The key enzyme was contained in melons
Scientists may have uncovered a natural way to combat stress - eat a melon.
The key ingredient is an enzyme called superoxide dismutase, thought to have beneficial antioxidant properties which prevent damage to the body's tissues.
Volunteers given a capsule containing the enzyme reported fewer symptoms of stress and fatigue than those given a dummy capsule.
The French study is published in BioMed Central's open access Nutrition Journal.
The researchers found a strong placebo effect in the 35 volunteers who received the dummy capsules, which were filled with inactive starch.
However, this effect only lasted for the first seven days of the study.
In contrast, the positive effects on perceived stress and fatigue reported in the group of 35 who took the enzyme capsules were much greater - and longer lasting.
Taking the enzyme appeared to boost concentration, cut feelings of weariness and irritability and improve problems with sleeping.
The researchers said the placebo effect might have been relatively high because the people who took part in the study had everyday levels of fatigue and stress which were not out of the ordinary.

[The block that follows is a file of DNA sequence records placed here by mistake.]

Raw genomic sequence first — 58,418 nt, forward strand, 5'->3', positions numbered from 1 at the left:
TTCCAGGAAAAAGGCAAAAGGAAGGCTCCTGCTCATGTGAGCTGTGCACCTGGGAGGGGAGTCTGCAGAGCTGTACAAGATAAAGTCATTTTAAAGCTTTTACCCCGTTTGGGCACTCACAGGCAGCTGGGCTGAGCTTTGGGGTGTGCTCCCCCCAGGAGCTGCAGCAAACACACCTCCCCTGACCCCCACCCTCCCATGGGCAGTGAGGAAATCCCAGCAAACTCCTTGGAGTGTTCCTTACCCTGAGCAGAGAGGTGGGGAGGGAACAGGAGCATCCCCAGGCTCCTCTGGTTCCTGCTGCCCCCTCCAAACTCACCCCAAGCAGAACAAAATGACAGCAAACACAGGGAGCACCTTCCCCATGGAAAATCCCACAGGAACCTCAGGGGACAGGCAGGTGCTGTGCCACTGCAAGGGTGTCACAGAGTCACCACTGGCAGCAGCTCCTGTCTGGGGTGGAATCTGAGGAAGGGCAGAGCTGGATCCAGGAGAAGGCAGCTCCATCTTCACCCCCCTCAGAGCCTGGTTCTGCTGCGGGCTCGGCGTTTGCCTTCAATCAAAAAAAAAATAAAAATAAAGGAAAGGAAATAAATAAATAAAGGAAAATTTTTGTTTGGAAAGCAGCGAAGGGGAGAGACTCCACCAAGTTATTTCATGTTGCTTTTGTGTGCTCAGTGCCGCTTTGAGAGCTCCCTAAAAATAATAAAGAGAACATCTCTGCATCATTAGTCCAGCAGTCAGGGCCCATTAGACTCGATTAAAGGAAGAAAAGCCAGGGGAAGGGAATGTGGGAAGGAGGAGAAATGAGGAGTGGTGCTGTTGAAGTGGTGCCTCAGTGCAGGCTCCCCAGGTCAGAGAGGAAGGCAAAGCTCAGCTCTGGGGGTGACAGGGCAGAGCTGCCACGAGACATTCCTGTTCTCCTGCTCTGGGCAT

They suggest the results might have been more pronounced if people with higher levels of fatigue and stress had taken part.
It is thought that the enzyme may help to minimise the damage caused by a chemical process known as oxidative stress, which releases harmful atoms called free radicals into the body's tissues.
More work needed
Lead researcher Marie-Anne Milesi, from the commercial health products company Seppic, said: "Several studies have shown that there is a link between psychological stress and intracellular oxidative stress.
"We wanted to test whether augmenting the body's ability to deal with oxidative species might help a person's ability to resist burnout.
"It will be interesting to confirm these effects and better understand the action of antioxidants on stress in further studies with a larger number of volunteers and a longer duration."
Dr Laura Wyness, a senior nutrition scientist at the British Nutrition Foundation, said the study emphasised that fruit and vegetables were packed with compounds which, in combination, have a beneficial effect on health.
However, she said a bigger trial would be needed before firm conclusions could be drawn about the benefits of this particular enzyme supplement.